RUNNING GAIT MODIFICATIONS: STEP WIDTH
RUNNING GAIT MODIFICATION #2 – STEP WIDTH
In our previous blog on running gait modifications (https://theinjuryclinic.com.au/running-gait-cadence/), we described how altering your cadence will change your loading profile, making certain tissues more or less susceptible to injury. We learnt that the load does not just disappear. You move it, change it & re-organise it. If not done carefully, gradually, and for the right reasons, modifications to running technique can increase your risk of running-related injury.
We also learnt that running is a complex task, and any modifications need to be catered to the individual. A one size fits all approach is not the way to go when our bodies operate in their own complex and individual way.
Step width modification is another alteration to running gait that has the potential to reduce running-related injuries and improve running efficiency in some individuals. However, like any running gait modification, it presents some challenges both practically and when considering changes to our loading profile.
A narrow step width whilst running has been linked to a number of running-related injuries, including:
- Medial Tibial Stress Syndrome (Shin Splints)
- Plantar Fasciopathy
- Bony Stress Reactions
- Patellofemoral Pain
- Ilio-tibial Band Syndrome.
This association tends to be the result of the loading pattern seen when running with a narrow step width. i.e. greater hip adduction, greater/rapid pronation of the ankle, greater lateral pelvic drop.
The image below demonstrates a pelvic drop in which the hip abductors are not working sufficiently to stabilise the pelvis,. This has an impact on the kinetic chain and results in a foot strike more toward the midline of the body. It is a common factor contributing to a narrow step width, but certainly not the only one. Again, we are all individuals, whilst many of us may demonstrate a narrow step width whilst running, the factors contributing to it are likely to differ.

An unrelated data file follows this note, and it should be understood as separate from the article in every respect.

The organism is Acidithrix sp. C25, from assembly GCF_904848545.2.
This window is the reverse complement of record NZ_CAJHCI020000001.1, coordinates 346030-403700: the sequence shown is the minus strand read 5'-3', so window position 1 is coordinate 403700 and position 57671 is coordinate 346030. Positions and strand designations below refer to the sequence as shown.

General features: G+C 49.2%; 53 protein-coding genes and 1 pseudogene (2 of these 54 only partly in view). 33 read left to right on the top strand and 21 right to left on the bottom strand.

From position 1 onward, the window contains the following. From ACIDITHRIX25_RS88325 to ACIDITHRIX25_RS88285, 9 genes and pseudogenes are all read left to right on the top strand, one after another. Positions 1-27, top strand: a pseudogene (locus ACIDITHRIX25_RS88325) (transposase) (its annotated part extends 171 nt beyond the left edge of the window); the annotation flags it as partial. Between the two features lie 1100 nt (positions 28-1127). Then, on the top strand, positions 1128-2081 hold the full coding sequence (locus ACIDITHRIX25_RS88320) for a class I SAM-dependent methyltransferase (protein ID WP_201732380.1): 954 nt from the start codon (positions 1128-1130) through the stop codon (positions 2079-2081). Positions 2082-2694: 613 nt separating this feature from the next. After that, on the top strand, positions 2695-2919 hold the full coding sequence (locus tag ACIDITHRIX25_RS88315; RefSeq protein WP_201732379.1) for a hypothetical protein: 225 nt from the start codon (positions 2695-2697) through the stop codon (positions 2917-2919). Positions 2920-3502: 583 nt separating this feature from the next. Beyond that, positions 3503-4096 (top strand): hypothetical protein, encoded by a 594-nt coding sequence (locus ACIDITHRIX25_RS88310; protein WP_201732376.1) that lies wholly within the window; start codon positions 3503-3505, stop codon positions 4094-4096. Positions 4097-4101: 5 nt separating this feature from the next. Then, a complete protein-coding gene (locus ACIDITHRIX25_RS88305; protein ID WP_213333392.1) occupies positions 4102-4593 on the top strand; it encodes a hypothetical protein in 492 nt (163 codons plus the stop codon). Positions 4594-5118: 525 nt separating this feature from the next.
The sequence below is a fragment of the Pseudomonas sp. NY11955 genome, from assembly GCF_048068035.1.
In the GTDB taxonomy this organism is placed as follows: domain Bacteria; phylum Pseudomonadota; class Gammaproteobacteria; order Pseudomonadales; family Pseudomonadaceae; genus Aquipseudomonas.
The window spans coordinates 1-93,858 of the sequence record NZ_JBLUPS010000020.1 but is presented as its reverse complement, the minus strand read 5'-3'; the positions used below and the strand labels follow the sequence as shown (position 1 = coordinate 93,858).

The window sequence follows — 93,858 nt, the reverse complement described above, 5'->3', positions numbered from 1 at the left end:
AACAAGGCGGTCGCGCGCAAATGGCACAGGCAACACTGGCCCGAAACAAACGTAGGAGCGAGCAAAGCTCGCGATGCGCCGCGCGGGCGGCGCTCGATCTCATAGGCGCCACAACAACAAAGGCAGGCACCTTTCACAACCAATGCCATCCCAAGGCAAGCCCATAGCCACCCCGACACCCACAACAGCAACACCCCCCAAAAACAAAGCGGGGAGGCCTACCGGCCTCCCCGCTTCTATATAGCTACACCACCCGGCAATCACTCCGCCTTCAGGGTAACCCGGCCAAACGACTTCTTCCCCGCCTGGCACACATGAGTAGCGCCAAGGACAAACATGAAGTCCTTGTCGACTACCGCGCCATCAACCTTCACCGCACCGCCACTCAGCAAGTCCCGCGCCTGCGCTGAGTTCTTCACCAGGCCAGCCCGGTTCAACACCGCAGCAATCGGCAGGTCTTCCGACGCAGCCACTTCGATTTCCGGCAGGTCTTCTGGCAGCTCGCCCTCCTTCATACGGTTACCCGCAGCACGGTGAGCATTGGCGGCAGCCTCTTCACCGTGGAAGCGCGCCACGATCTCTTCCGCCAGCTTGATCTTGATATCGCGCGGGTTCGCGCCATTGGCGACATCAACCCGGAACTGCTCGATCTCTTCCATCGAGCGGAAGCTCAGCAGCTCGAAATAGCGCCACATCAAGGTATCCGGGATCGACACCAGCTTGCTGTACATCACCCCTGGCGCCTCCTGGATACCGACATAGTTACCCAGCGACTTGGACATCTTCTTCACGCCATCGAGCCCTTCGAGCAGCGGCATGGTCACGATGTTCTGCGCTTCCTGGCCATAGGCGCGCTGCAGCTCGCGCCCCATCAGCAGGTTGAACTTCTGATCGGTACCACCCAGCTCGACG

LINK TO RUNNING-RELATED INJURY
The above demonstration of a pelvic drop looks simple doesn’t it? But in reality, individuals with a narrow step width have developed adverse motor strategies for a reason. Most likely they will need to work with their physio to uncover the contributing factors and address them accordingly (which takes time). Often it is not as simple as weak hip abductors (gluteals), but instead a complex combination motor patterning, strength and control deficits that are present through the trunk, pelvis, hips and feet. It’s worth considering that these deficits are not always on the symptomatic side, we are more often seeing that it is the non-symptomatic side that needs the attention.
So, how does a change in step width alter the loads that could be contributing to injury?
|Injury||Contributing Factors||Changes to Load with an Increase in Step Width|
|Medial Tibial Stress Syndrome (Shin Splints)||
|Tibialis Posterior Tendinopathy||
|5th Metatarsal/Foot Stress Reactions||
|Iliotibial-band Syndrome (ITB syndrome)||
|Patello-femoral joint pain (PFP)||
More research is required to determine the effects of altering step width and most effective strategies to do so, however the early evidence is encouraging. One study demonstrated that a narrower stride width (displaying a cross-over gait) created 13% greater stress on the IT band than the ‘preferred’ width. This gives us a great insight into the effect of small adjustments to our gait. Imagine 13% less stress with each step you take!
So once you have worked with your physio to analyse your gait and loading profile, the challenge of developing the strength and motor patterning to make changes begins! (remember this takes time). Make these changes for the right reasons, because there is no such thing as the perfect gait! It’s the right gait for the right individual.
If you’re currently experiencing a running-related injury, or have been contemplating changing your running technique…come and see us. Let us work with you to achieve the gains you’re after!